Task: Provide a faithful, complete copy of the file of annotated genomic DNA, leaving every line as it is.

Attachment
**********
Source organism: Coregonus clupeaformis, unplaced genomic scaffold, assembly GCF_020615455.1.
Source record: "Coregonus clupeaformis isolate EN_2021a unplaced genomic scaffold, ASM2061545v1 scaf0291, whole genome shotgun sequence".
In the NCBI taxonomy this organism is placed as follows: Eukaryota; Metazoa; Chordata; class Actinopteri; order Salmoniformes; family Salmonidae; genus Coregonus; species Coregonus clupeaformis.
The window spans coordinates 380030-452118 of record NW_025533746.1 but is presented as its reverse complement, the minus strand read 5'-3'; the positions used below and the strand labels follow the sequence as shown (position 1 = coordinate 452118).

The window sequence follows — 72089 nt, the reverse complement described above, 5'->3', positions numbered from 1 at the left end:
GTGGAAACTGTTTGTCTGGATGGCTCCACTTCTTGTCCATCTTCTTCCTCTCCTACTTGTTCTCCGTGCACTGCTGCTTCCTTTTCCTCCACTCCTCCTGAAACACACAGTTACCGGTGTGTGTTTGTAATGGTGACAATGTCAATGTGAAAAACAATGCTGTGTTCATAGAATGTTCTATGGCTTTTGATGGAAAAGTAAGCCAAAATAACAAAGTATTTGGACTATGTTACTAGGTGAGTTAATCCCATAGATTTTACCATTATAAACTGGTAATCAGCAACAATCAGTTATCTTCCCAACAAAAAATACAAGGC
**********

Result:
Source organism: Coregonus clupeaformis, unplaced genomic scaffold, assembly GCF_020615455.1.
Source record: "Coregonus clupeaformis isolate EN_2021a unplaced genomic scaffold, ASM2061545v1 scaf0291, whole genome shotgun sequence".
In the NCBI taxonomy this organism is placed as follows: Eukaryota; Metazoa; Chordata; class Actinopteri; order Salmoniformes; family Salmonidae; genus Coregonus; species Coregonus clupeaformis.
The window spans coordinates 380030-452118 of record NW_025533746.1 but is presented as its reverse complement, the minus strand read 5'-3'; the positions used below and the strand labels follow the sequence as shown (position 1 = coordinate 452118).

The window sequence follows — 72089 nt, the reverse complement described above, 5'->3', positions numbered from 1 at the left end:
GTGGAAACTGTTTGTCTGGATGGCTCCACTTCTTGTCCATCTTCTTCCTCTCCTACTTGTTCTCCGTGCACTGCTGCTTCCTTTTCCTCCACTCCTCCTGAAACACACAGTTACCGGTGTGTGTTTGTAATGGTGACAATGTCAATGTGAAAAACAATGCTGTGTTCATAGAATGTTCTATGGCTTTTGATGGAAAAGTAAGCCAAAATAACAAAGTATTTGGACTATGTTACTAGGTGAGTTAATCCCATAGATTTTACCATTATAAACTGGTAATCAGCAACAATCAGTTATCTTCCCAACAAAAAATACAAGGC